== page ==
Work Is A Day At The Beach

The Hawaiian Surfing Adventures instructors know the bay well because they surf it. Photo courtesy Kanani Alapa

Kanani and Mitchell K. Alapa
Owners, Hawaiian Surfing Adventures

Please tell us about your business.

Kanani: Hawaiian Surfing Adventures is a familyowned, family-operated business that’s a little bit of Hawaiian and a lot of love for Hanalei. My dad Mitchell K. and I own the business with my mother Lynn, brother Mitchell P. and sister Bridget Tampus. We teach stand-up paddleboarding, surfing and rent surfboards and Boogie boards. The classes are two hours and we go where the best surf spot is for the day at Hanalei Bay. All the instructors have been raised on this island and a lot of them grew up in the surf circuit. They are lifeguard trained and CPR certified. They also recently did their Red Cross Ocean Safety courses.

How did you get started in this business?

Mitchell: We’ve been in business 12 years, but ever since I learned how to surf, I’ve been teaching people. I was the only kid who grew up on the island who had a TV. The first movie I saw on TV was Gidget. They were on Malibu Beach and I thought, “That’s what I want to do; I want to be on the beach.” As I grew up, I also saw all the beach boys at Waikiki and I said I wanted to be just like them. At the age of 13, it was the first time I got to do a lesson. I started at Black Pot Beach Park with four surfboards. Now we have about 200 and about 10 instructors.

Why do you do what you do?

Kanani: I’m really big into cultural practice and I don’t want to have to be a slave to the hotel industry. Doing this, I’m with my family; we work together. We’re able to stay connected to the land and the water. And dad just loves the water; you can’t get him away. If he didn’t do surfing as a business, then he probably wouldn’t work because he’d just be at the beach all the time.

Kanani Alapa. Coco Zickos photos

Are people more interested in learning how to surf or stand-up paddleboarding?

Kanani: It’s still surfing.

But in recent years, paddleboarding has definitely upped the industry, so to speak, because people can do it on lakes and rivers, so people from even the Midwest are familiar with it.

What sets your business apart from others?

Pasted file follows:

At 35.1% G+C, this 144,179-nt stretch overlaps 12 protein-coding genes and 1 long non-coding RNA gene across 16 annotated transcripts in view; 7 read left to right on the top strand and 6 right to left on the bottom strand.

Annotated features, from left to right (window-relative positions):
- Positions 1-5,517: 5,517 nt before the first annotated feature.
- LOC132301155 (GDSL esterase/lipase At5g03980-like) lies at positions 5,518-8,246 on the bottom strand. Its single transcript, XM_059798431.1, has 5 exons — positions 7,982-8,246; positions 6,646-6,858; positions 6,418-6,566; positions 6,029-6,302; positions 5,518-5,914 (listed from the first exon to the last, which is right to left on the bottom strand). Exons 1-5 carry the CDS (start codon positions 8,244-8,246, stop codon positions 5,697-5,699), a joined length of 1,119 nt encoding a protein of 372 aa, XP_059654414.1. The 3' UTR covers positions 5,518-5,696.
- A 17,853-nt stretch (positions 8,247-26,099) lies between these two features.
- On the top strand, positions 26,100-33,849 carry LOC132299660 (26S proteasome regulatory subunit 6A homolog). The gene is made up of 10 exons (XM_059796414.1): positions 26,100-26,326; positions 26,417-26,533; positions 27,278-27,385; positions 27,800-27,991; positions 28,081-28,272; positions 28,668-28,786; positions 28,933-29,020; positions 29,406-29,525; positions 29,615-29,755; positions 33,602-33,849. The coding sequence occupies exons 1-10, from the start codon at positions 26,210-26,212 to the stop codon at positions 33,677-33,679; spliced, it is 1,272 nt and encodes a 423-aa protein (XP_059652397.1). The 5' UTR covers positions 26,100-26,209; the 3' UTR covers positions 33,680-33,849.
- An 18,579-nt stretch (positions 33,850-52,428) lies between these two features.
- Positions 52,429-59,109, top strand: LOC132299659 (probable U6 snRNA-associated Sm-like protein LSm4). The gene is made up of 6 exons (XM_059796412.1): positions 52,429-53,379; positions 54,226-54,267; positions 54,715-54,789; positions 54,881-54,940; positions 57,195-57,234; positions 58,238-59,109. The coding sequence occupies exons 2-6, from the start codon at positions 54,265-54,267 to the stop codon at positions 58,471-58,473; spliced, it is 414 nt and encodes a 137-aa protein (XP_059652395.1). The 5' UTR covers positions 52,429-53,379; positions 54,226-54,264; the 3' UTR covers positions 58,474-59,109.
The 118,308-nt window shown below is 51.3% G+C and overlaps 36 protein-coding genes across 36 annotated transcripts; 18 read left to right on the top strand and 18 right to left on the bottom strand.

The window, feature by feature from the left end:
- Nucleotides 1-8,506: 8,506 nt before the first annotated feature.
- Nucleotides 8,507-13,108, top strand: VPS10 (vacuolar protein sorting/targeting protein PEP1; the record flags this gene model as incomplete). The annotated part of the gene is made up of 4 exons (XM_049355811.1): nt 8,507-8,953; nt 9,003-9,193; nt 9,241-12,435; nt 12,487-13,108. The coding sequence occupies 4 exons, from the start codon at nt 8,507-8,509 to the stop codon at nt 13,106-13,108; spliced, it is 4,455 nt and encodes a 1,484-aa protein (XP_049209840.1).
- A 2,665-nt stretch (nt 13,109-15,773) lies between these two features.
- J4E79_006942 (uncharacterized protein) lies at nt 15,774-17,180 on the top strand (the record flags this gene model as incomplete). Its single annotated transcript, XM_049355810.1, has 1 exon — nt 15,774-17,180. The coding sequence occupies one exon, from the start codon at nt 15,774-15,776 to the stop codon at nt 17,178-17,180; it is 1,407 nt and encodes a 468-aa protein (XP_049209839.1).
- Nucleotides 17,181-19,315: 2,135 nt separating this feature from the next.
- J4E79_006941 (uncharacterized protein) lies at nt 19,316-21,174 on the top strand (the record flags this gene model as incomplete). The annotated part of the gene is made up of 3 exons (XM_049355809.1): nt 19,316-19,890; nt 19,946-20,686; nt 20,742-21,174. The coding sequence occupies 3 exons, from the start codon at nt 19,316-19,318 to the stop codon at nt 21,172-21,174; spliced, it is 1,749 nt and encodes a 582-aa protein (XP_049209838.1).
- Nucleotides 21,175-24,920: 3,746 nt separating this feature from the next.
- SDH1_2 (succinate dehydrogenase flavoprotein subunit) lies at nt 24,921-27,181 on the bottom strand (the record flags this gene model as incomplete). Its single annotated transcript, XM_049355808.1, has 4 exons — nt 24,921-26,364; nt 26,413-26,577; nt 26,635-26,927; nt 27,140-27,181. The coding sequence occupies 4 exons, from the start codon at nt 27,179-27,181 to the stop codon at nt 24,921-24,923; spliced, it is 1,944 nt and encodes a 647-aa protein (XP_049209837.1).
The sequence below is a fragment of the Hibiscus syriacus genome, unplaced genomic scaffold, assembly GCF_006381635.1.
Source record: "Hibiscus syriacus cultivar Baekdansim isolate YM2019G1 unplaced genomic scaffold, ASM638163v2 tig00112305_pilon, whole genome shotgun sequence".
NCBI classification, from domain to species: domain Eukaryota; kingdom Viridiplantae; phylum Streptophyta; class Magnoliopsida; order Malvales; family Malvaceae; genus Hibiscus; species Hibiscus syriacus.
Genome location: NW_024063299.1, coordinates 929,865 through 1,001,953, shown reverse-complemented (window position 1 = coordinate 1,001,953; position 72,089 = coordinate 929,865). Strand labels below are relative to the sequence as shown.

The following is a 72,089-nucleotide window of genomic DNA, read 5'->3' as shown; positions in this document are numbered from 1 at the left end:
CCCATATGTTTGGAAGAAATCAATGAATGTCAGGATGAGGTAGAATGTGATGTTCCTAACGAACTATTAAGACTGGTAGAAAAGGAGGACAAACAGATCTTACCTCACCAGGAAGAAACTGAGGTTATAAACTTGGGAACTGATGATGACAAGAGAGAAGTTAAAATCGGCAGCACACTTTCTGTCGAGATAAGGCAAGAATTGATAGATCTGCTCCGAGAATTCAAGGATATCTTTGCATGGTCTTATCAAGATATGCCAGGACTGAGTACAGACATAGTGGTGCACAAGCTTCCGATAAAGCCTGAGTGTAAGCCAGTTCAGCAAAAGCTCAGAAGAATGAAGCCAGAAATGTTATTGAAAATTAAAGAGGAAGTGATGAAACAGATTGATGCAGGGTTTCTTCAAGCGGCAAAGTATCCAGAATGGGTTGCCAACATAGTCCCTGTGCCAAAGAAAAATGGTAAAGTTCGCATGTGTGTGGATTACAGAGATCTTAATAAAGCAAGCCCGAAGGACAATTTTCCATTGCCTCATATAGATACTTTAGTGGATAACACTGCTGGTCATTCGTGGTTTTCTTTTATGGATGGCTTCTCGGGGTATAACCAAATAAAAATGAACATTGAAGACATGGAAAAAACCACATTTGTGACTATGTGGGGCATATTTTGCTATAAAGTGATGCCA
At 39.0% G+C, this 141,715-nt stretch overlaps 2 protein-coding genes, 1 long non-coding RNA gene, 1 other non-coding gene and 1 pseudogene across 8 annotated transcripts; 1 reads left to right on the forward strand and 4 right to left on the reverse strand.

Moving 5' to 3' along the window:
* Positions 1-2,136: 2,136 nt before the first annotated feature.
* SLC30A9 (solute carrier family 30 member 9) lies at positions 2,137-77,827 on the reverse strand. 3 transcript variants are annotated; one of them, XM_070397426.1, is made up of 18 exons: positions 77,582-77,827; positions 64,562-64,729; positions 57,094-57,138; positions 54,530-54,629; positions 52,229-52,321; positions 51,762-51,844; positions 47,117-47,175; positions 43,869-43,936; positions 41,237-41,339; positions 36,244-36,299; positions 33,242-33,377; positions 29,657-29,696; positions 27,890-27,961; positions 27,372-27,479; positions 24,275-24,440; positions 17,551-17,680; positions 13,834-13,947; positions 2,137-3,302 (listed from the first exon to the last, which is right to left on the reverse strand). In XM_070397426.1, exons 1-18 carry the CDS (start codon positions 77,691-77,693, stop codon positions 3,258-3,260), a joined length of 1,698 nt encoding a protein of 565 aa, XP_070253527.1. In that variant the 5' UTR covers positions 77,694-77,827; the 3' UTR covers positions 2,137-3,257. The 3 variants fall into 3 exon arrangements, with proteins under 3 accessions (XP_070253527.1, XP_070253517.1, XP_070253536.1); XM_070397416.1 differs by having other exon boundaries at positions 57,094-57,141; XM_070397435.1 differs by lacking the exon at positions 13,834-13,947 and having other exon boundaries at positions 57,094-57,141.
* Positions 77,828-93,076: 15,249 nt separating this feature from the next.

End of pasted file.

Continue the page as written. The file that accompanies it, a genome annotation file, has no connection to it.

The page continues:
Kanani: The biggest thing for us is safety.

Safety takes precedence over anything. We take the most time, whether it’s a lesson or renting. We explain things very thoroughly so that we don’t have to worry about risking injury or people getting blown out.

What should people know about the ocean?

Kanani: You have to respect it. Never turn your back, and always ask the locals in whatever region you’re entering what the conditions are, or speak to lifeguards.

What’s the most challenging aspect of your business?

Mitchell K. Alapa

Kanani: The protesters and the lack of surf permits. The boat controversy, which has been a 40-year battle, has transitioned into all water activities. Twelve years ago there were only four main surfing schools and we were one of them. Now there are about 35. So they’re trying to regulate it, but now the rules are so limiting, we don’t even know how we’ll survive.

What is the most rewarding aspect of your business?

Mitchell: Seeing the people that I’ve taught come back to me for years and years and years. I’ve watched kids grow up, go to college and come back with their own kids now.

Kanani: For me, it’s sharing culture. There is ritual involved with surfing and a lot of people don’t know that because it’s seen in modern times as a sport instead of an integral part of cultural activity and religion.

Did surfing start in Hawaii?

Kanani: The world recognizes Hawaii as the birthplace of modern-day surfing. Peruvians would argue with you because they also surf, but they surf bamboo reef canoe-style boards, they don’t actually have the type of board that we think of today.

If you weren’t doing this, what would you be doing?

Kanani: Writing and dancing hula.

Mitchell: I’d be down at the beach talking to the tourists all day.

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